India

Mud therapy being used on Taj Mahal

06 Apr 2017 | Written by Mansi Motwani; Edited by Shiladitya
Conservation of the Taj Mahal

As the white marble monument changes its colour, a kind of mud therapy is being undertaken to revive the Taj Mahal's colour.

Culture Minister Mahesh Sharma said that efforts are being taken to decrease the impact of insects on the structure.

The mud therapy has been tested on 3/4th of the structure, and is yielding positive results.

In context: Conservation of the Taj Mahal

DiscolourationThe discoloration of the Taj Mahal

An Indo-US study of the Taj Mahal in 2015 examined the causes behind the pristine white marble of the iconic monument turning brownish-yellow.

The study, which analyzed air samples and marble samples, revealed that the discoloration was happening due to the accumulation of dust and carbon-containing particles emitted in the combustion of biomass, fossil fuels and garbage.

UNESCO World Heritage Sites and the Taj Mahal

Established in 1972, UNESCO World Heritage Sites recognize sites of cultural and/or natural importance. There are a total of 1052 such sites in the world, of which 35 are located in India. The Taj Mahal was added to the list in 1983.
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Preservation effortsThe ASI's efforts to preserve the Taj Mahal

The Archaeological Survey of India (ASI), in an effort to preserve the grandeur of the Taj Mahal, started applying Fuller's earth or Multani Mitti on discolored portions of the monument in 1994.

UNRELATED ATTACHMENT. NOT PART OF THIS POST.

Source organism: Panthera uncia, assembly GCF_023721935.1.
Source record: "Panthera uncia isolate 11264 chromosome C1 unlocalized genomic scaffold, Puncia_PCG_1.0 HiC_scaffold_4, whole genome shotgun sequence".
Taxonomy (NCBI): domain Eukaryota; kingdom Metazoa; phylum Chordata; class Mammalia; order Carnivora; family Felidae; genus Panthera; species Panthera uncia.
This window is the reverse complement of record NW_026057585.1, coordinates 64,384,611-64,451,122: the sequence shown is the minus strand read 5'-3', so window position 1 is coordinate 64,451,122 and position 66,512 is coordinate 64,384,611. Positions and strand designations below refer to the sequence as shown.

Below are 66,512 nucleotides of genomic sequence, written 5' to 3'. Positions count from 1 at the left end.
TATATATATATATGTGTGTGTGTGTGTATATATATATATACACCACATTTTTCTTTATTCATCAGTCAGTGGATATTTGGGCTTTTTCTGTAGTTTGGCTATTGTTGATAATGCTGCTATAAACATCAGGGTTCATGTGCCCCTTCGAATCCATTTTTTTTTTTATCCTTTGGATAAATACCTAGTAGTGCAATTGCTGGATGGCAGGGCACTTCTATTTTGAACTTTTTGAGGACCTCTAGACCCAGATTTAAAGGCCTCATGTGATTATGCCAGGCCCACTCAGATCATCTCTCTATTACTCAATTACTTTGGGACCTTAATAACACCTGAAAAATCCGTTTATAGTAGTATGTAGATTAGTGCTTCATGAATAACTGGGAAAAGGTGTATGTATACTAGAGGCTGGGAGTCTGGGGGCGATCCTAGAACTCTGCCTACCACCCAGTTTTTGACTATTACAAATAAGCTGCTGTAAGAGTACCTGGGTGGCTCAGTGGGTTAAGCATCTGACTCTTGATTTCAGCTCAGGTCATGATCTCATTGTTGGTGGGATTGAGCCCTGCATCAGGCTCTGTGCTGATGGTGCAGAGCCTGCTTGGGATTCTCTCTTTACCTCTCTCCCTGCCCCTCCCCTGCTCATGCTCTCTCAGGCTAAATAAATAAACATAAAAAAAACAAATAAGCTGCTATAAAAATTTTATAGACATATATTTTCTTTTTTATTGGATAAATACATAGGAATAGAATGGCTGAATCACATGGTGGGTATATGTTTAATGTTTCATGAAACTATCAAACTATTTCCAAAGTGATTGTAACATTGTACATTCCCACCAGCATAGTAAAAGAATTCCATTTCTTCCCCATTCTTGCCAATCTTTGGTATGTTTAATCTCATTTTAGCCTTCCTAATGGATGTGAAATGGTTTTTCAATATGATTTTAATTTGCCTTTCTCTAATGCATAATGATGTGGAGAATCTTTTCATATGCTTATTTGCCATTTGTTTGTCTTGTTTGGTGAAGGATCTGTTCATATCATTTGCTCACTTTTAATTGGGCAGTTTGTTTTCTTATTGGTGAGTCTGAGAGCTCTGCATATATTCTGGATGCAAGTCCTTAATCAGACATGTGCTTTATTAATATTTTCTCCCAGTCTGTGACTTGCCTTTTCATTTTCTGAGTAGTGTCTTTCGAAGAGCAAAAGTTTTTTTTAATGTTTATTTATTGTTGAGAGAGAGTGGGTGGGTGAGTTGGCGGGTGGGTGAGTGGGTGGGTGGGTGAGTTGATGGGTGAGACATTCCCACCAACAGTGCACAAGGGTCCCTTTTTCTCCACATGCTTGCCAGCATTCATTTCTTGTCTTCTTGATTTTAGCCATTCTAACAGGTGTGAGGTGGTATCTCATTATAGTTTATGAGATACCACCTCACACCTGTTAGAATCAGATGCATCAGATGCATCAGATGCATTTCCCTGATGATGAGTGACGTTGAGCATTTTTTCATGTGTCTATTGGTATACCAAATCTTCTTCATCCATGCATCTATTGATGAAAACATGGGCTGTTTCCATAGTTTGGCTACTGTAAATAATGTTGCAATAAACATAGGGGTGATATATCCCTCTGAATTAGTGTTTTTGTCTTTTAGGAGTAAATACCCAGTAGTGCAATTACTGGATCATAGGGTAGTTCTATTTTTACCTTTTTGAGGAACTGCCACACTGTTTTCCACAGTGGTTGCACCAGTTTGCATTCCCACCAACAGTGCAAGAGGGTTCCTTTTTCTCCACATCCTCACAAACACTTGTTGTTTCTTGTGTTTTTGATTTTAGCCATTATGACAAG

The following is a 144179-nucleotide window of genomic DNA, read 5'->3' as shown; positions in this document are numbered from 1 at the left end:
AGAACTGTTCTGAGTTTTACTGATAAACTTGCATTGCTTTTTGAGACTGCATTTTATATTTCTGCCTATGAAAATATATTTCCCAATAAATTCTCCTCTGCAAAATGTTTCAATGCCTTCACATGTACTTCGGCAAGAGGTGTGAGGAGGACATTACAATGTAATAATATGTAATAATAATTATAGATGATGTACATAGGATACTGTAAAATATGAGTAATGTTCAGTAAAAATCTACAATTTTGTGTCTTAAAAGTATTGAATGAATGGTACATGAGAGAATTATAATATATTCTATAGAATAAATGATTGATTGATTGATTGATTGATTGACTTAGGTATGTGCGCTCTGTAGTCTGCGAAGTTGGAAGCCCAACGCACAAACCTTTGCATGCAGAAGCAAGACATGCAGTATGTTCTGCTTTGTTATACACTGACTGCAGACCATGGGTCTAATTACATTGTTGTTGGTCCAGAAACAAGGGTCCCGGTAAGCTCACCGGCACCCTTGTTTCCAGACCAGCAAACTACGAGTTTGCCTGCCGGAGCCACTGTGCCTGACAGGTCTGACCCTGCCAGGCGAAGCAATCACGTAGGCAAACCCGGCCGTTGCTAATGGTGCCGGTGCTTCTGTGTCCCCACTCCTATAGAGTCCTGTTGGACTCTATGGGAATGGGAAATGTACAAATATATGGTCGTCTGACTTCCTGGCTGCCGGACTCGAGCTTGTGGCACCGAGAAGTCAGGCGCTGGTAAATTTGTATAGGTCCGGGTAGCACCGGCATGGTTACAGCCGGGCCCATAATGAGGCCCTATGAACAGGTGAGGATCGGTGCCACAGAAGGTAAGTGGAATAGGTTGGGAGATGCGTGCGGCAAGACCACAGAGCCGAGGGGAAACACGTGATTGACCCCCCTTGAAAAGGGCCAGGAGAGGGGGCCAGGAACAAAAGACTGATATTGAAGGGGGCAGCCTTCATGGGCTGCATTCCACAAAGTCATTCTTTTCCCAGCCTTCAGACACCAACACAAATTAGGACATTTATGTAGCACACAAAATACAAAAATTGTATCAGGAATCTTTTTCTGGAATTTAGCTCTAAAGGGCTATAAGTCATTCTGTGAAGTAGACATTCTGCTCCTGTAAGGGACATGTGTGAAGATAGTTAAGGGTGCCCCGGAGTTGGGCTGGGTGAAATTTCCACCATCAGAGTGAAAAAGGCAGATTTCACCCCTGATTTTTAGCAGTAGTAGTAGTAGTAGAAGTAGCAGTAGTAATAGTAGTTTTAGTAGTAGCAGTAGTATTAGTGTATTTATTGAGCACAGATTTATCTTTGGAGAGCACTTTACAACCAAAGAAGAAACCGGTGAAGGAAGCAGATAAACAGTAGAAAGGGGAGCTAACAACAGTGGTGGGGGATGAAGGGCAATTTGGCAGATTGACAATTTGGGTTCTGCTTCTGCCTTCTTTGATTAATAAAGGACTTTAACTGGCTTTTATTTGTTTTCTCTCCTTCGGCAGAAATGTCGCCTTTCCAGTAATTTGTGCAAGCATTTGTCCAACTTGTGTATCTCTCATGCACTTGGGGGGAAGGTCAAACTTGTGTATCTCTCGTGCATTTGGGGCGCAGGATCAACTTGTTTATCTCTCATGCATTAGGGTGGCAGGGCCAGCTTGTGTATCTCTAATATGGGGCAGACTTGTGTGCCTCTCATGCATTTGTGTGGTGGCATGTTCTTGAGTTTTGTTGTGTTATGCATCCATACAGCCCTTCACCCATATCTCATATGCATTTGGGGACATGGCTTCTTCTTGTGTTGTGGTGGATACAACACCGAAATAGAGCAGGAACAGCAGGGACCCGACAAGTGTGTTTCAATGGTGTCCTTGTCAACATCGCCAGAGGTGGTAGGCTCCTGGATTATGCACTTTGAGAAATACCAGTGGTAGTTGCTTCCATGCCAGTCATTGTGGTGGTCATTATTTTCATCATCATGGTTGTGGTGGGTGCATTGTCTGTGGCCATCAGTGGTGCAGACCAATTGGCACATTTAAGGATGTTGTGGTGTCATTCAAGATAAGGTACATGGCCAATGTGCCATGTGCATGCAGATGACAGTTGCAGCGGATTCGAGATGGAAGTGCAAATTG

The treatment involved the application of a 2mm-thick layer of lime-rich clay on the affected portions.

The clay was left to dry and later, washed off with distilled water.

Multani MittiWhat is Multani Mitti and how does it work?

Multani Mitti or Fuller's earth is a very popular beauty treatment in India and South Asia.

The home remedy consists of a paste made from a type of clay mixed with rose water.

The paste works by absorbing facial grease and dirt, thereby restoring a natural glow on the face of the user.

The method is non-abrasive and non-corrosive when used on monuments.

Previous mud-pack treatments of the Taj

The Taj Mahal has been given the mud-pack treatment thrice in the past. Starting in 1994, the process was repeated in 2001 and in 2008. In 2008, the process took 6 months and came at a cost of Rs.10 lakhs.

09 Oct 2016The ASI's preservation plans for 2017

For the first time in the history of the preservation of the Taj Mahal, the ASI has announced its plans to use Multani Mitti to treat discoloration of the monument's main dome.

The process, scheduled for 2017, will take over a year to complete.

However, the process also implies that tourists will not be able to see the dome for a year.

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06 Apr 2017Mud therapy being used on Taj Mahal